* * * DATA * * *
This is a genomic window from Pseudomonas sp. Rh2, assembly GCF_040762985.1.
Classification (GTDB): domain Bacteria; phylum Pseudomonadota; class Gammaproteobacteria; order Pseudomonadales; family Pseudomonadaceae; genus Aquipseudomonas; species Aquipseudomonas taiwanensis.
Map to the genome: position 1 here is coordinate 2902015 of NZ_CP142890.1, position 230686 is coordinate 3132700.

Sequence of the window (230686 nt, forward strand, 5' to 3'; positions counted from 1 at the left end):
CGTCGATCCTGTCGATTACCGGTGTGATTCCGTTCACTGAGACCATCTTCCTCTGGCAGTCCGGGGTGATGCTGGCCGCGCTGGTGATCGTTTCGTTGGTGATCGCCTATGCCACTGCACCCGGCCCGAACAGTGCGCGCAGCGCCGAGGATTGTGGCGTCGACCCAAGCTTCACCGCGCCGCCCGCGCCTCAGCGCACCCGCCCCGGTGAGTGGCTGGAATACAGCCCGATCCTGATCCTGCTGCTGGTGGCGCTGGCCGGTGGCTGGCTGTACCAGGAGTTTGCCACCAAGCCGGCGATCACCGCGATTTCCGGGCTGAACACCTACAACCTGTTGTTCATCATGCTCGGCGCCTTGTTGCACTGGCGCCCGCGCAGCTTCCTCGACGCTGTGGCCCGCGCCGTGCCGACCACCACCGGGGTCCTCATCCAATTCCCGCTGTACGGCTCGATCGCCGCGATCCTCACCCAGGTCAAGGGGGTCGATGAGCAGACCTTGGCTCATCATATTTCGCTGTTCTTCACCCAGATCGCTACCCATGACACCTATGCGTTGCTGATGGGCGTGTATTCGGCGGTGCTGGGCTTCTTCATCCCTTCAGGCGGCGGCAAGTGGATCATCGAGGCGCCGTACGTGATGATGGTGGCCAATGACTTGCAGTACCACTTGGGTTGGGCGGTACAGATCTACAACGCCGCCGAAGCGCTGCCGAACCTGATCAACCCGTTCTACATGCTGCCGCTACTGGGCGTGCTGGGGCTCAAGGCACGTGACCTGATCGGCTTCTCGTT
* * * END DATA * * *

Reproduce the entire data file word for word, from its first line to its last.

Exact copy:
This is a genomic window from Pseudomonas sp. Rh2, assembly GCF_040762985.1.
Classification (GTDB): domain Bacteria; phylum Pseudomonadota; class Gammaproteobacteria; order Pseudomonadales; family Pseudomonadaceae; genus Aquipseudomonas; species Aquipseudomonas taiwanensis.
Map to the genome: position 1 here is coordinate 2902015 of NZ_CP142890.1, position 230686 is coordinate 3132700.

Sequence of the window (230686 nt, forward strand, 5' to 3'; positions counted from 1 at the left end):
CGTCGATCCTGTCGATTACCGGTGTGATTCCGTTCACTGAGACCATCTTCCTCTGGCAGTCCGGGGTGATGCTGGCCGCGCTGGTGATCGTTTCGTTGGTGATCGCCTATGCCACTGCACCCGGCCCGAACAGTGCGCGCAGCGCCGAGGATTGTGGCGTCGACCCAAGCTTCACCGCGCCGCCCGCGCCTCAGCGCACCCGCCCCGGTGAGTGGCTGGAATACAGCCCGATCCTGATCCTGCTGCTGGTGGCGCTGGCCGGTGGCTGGCTGTACCAGGAGTTTGCCACCAAGCCGGCGATCACCGCGATTTCCGGGCTGAACACCTACAACCTGTTGTTCATCATGCTCGGCGCCTTGTTGCACTGGCGCCCGCGCAGCTTCCTCGACGCTGTGGCCCGCGCCGTGCCGACCACCACCGGGGTCCTCATCCAATTCCCGCTGTACGGCTCGATCGCCGCGATCCTCACCCAGGTCAAGGGGGTCGATGAGCAGACCTTGGCTCATCATATTTCGCTGTTCTTCACCCAGATCGCTACCCATGACACCTATGCGTTGCTGATGGGCGTGTATTCGGCGGTGCTGGGCTTCTTCATCCCTTCAGGCGGCGGCAAGTGGATCATCGAGGCGCCGTACGTGATGATGGTGGCCAATGACTTGCAGTACCACTTGGGTTGGGCGGTACAGATCTACAACGCCGCCGAAGCGCTGCCGAACCTGATCAACCCGTTCTACATGCTGCCGCTACTGGGCGTGCTGGGGCTCAAGGCACGTGACCTGATCGGCTTCTCGTT